Posted on 31st January, 2018


The flagship headphone market is getting bigger and bigger every single day, and I could not be happier as a result. In 2017, Pioneer released their new SE-Monitor 5 headphones which we take a closer look at here.


SE-Monitor 5

Over Ear Headphones

The flagship headphone market is getting bigger and bigger every single day, and I could not be happier as a result.

In 2016, Pioneer dipped their toes into the flagship headphone arena with the SE-Master 1, priced at US $2500.

In 2017, Pioneer changed gear slightly with the new SE-Monitor 5 headphones. Instead of an open-back design, this release borrows driver materials and technology from the SE-Master 1, but also features brand new proprietary 50mm drivers, which are housed inside a closed-back design.

Priced locally at $1099 RRP, the SE-Monitor 5 is rubbing shoulders with the likes of the Fostex TH-610 ($999 RRP), the OPPO PM-2 planar magnetics ($1,099 RRP), and the Sennheiser HD700 ($1099 RRP).

Packaging and materials

Pioneer knows how to package their products, and the SE-Monitor 5 is no exception - both stylish and functional. Upon opening the hinges of the black presentation box, you will find the headphones sitting on a bed of soft black foam. Upon lifting them out, a compartment of the following accessories is revealed:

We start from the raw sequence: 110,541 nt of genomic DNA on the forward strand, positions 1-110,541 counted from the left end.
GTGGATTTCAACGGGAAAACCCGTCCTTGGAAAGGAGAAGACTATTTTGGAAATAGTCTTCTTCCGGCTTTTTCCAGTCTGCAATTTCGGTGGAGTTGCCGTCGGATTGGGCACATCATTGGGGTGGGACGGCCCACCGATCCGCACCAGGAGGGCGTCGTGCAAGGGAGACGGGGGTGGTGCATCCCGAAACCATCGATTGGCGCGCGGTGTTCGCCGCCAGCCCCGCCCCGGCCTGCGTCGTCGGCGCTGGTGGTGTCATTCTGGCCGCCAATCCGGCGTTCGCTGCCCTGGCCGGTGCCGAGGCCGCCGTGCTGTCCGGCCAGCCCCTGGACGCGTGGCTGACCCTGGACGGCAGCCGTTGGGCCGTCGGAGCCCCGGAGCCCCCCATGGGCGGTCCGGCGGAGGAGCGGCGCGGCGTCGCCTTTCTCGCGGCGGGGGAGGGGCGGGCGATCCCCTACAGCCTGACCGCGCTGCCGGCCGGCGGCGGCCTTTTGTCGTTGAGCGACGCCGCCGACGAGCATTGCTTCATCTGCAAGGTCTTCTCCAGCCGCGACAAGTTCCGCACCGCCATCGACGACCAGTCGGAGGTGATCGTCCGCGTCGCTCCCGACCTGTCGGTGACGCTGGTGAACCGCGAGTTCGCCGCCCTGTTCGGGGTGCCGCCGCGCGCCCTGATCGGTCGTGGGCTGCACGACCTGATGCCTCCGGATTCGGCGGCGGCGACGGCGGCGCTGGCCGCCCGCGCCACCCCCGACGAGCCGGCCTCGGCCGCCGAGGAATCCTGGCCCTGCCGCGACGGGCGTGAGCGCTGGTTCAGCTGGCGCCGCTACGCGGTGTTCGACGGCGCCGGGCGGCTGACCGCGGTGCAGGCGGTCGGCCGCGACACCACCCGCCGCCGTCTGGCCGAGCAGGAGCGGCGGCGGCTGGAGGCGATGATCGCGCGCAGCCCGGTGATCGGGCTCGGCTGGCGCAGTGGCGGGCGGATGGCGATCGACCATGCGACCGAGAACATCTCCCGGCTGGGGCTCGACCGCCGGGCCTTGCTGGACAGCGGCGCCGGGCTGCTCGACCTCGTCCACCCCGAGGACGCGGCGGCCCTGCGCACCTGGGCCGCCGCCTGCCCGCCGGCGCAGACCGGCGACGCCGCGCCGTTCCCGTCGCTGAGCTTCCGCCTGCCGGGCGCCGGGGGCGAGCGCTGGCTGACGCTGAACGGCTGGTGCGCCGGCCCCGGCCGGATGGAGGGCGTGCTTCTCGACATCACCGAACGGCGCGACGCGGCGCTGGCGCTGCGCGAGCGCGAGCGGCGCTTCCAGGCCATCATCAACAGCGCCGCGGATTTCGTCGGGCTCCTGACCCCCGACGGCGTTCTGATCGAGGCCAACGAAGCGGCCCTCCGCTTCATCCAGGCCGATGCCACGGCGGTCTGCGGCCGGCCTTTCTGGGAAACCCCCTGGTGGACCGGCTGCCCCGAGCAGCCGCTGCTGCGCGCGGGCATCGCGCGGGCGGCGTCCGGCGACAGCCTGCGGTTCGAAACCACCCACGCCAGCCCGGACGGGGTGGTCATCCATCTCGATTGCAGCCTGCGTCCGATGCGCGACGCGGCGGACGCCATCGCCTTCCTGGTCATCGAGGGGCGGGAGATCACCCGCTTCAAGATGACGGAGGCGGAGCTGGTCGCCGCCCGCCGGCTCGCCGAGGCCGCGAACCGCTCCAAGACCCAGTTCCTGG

• Two different styles of pads (leather and velour)
  • 3-metre dual-wire braided cable (Unbalanced)
  • 1.6-metre dual-wire braided cable (Unbalanced)
  • 1.6-metre dual-wire braided cable (Balanced)
  • Carrying pouch
  • Gold-plated 3.5 mm to 6.3 mm plug adapter


Just like the SE-Master 1 release of 2016, the SE-Monitor 5 has impeccable build quality. Before even placing the headphone on, it is hard not to be taken in by the solid materials, unique aesthetic and premium feel of these cans.

Made almost entirely of magnesium alloy (not plastic), the assembly is incredibly sturdy, and doesn’t creak or flex at all when being moved or repositioned.